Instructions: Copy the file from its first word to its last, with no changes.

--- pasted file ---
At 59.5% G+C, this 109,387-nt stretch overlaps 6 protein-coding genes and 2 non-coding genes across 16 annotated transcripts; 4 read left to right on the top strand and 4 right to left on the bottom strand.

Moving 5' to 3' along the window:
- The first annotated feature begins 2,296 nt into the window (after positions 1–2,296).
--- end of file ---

At 59.5% G+C, this 109,387-nt stretch overlaps 6 protein-coding genes and 2 non-coding genes across 16 annotated transcripts; 4 read left to right on the top strand and 4 right to left on the bottom strand.

Moving 5' to 3' along the window:
- The first annotated feature begins 2,296 nt into the window (after positions 1–2,296).